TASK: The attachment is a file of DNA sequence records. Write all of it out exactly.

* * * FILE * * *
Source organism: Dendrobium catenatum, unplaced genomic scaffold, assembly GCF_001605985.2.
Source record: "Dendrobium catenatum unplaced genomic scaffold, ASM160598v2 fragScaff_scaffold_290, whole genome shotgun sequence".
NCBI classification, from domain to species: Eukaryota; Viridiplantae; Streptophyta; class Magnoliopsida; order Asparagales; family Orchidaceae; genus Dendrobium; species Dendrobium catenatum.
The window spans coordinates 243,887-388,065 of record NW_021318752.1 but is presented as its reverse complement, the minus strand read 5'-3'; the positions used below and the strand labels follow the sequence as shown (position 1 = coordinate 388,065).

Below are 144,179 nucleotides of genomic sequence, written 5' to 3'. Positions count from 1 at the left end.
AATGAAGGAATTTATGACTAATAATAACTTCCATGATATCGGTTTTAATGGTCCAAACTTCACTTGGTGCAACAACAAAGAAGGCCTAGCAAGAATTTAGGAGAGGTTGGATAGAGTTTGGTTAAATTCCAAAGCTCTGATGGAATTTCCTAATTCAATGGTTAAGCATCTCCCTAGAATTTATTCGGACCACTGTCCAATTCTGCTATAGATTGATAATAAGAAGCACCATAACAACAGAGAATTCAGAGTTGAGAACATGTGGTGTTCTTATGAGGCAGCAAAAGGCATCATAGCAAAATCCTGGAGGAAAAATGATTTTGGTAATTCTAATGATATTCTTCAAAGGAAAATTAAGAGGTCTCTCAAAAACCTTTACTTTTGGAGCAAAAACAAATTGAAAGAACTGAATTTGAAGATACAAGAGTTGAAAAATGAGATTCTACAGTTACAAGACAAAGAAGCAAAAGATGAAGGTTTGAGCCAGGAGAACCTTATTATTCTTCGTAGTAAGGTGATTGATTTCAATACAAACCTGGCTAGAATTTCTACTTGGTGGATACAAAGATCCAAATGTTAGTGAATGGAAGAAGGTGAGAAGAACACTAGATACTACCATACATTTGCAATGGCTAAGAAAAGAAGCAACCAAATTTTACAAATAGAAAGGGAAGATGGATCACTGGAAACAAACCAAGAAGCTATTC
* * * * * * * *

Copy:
Source organism: Dendrobium catenatum, unplaced genomic scaffold, assembly GCF_001605985.2.
Source record: "Dendrobium catenatum unplaced genomic scaffold, ASM160598v2 fragScaff_scaffold_290, whole genome shotgun sequence".
NCBI classification, from domain to species: Eukaryota; Viridiplantae; Streptophyta; class Magnoliopsida; order Asparagales; family Orchidaceae; genus Dendrobium; species Dendrobium catenatum.
The window spans coordinates 243,887-388,065 of record NW_021318752.1 but is presented as its reverse complement, the minus strand read 5'-3'; the positions used below and the strand labels follow the sequence as shown (position 1 = coordinate 388,065).

Below are 144,179 nucleotides of genomic sequence, written 5' to 3'. Positions count from 1 at the left end.
AATGAAGGAATTTATGACTAATAATAACTTCCATGATATCGGTTTTAATGGTCCAAACTTCACTTGGTGCAACAACAAAGAAGGCCTAGCAAGAATTTAGGAGAGGTTGGATAGAGTTTGGTTAAATTCCAAAGCTCTGATGGAATTTCCTAATTCAATGGTTAAGCATCTCCCTAGAATTTATTCGGACCACTGTCCAATTCTGCTATAGATTGATAATAAGAAGCACCATAACAACAGAGAATTCAGAGTTGAGAACATGTGGTGTTCTTATGAGGCAGCAAAAGGCATCATAGCAAAATCCTGGAGGAAAAATGATTTTGGTAATTCTAATGATATTCTTCAAAGGAAAATTAAGAGGTCTCTCAAAAACCTTTACTTTTGGAGCAAAAACAAATTGAAAGAACTGAATTTGAAGATACAAGAGTTGAAAAATGAGATTCTACAGTTACAAGACAAAGAAGCAAAAGATGAAGGTTTGAGCCAGGAGAACCTTATTATTCTTCGTAGTAAGGTGATTGATTTCAATACAAACCTGGCTAGAATTTCTACTTGGTGGATACAAAGATCCAAATGTTAGTGAATGGAAGAAGGTGAGAAGAACACTAGATACTACCATACATTTGCAATGGCTAAGAAAAGAAGCAACCAAATTTTACAAATAGAAAGGGAAGATGGATCACTGGAAACAAACCAAGAAGCTATTC